Saudi Arabia reverses ban on women driving

Published:  30 Sep at 9 AM
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In a dramatic about-turn, Saudi Arabia is to allow women to drive cars, with the first licenses due to be issued next June.

Saudi is the only country in the world which bans women from driving, with the law based on the Kingdom’s austere version of Islam. In the past, the ban has attracted interest from human rights activists as well as fierce criticism from both Saudi and expat women. The move seems to be part of the Crown Prince’s 10-year plan to upgrade and modernise the country and its societal norms, and is being enthusiastically received by women across the country.

The removal of the ban is likely to attract pushbacks from Saudi’s powerful religious establishment as well as from traditionalist Saudi citizens, in spite of recent government crackdowns on criticisms from conservatives. Earlier this month a number of prominent clerics, businessmen and academics were detained, demonstrating the government’s commitment to the Prince’s plan. Overseas observers are praising the decision, with the United Nations Secretary General tweeting the move was an ‘important step in the right direction.

The White House issued a statement in approval of the move as well as pledging support for Saudi’s work in strengthening its society via reforms and the implementation of the Crown Prince’s Saudi Vision 2030. Middle East specialists at USA universities warned of a possible backlash, adding the arrests could have been precautions ahead of the announcement. Several of the specialists are noting rumours that the Saudi ruler might be looking to abdicate in favour of the Prince.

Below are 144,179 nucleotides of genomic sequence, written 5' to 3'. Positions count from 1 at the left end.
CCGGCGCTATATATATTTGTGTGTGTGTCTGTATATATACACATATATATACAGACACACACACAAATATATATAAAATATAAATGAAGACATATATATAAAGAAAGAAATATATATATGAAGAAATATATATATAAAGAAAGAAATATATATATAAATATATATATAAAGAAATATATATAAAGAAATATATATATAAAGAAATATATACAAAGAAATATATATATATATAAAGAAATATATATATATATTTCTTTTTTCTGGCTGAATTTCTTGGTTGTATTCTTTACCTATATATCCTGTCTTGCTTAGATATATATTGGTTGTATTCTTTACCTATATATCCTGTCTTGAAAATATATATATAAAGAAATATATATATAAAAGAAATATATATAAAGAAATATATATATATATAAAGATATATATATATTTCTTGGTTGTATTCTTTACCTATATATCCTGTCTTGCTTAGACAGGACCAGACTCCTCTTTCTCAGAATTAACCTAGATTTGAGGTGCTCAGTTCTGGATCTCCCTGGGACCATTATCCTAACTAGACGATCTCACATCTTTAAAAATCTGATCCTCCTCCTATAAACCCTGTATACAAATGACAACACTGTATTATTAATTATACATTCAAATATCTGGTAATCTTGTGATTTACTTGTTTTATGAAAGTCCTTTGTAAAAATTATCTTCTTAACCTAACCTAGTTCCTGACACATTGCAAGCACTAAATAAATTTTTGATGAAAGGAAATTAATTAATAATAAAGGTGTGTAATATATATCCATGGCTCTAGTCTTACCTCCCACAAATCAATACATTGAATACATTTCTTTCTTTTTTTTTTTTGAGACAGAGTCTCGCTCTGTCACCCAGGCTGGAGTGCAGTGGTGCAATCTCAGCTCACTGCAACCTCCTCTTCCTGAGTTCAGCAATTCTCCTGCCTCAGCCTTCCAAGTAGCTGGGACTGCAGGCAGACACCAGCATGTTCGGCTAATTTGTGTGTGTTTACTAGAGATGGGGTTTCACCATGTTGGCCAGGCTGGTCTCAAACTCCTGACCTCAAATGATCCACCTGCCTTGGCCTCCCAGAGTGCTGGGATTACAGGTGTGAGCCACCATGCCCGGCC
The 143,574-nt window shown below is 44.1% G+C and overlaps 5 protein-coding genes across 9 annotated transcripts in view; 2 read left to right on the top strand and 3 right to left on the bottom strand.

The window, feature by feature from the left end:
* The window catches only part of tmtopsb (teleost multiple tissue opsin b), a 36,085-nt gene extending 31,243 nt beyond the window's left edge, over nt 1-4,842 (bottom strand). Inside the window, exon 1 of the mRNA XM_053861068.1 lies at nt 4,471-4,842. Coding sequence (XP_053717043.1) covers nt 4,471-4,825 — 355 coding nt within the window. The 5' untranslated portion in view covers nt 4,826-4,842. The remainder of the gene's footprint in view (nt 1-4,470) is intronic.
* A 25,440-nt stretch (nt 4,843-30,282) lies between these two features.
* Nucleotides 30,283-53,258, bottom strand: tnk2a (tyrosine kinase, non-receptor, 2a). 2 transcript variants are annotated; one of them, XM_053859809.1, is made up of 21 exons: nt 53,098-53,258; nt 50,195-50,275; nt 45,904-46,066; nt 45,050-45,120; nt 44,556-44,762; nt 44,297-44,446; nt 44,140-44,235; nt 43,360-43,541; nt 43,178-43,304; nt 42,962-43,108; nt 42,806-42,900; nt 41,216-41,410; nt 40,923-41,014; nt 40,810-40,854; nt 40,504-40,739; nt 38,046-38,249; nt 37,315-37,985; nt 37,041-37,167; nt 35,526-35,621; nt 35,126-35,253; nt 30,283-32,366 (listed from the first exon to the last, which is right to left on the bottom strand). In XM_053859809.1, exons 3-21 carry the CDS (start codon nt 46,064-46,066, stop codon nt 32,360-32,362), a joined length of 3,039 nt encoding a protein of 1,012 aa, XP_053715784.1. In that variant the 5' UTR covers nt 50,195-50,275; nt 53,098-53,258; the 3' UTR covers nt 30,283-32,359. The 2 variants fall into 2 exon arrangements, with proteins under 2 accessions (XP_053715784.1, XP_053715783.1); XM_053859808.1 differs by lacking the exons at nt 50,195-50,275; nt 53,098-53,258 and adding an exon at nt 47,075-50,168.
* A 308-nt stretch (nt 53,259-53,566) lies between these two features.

Last week, the driving ban wasn’t the only concession to women’s role in Saudi Arabian society, as rules were relaxed to allow females to attend the anniversary celebrations of the country’s founding. Both sexes danced together during a Riyadh street party, resulting in social media calls for the religious police to step in and restore moral order. Whilst being interviewed last year, Crown Prince Mohammed spoke in favour of women’s wider freedoms, saying he believes many of their rights within Islam haven’t yet being obtained. He added that, hopefully, positive changes could be achieved in the future.

The lifting of the ban has been warmly received by expat women, especially those with school-aged children, but transportation and ride-sharing firms are not best thrilled. It’s expected that women will opt for smaller cars for everyday journeys, perhaps improving road traffic conditions but taking work away from thousands of drivers employed by expat families. Government agencies have been instructed to provide driver-education programmes to literally millions of new drivers.

Related Tags: Saudi Arabia, expats in Saudi, womens driving ban, driving ban ends, expat women drivers, religious police, United Nations, religious establishment, protests, women’s wider freedoms, Saudi Vision 2030, Crown Prince Mohammed,

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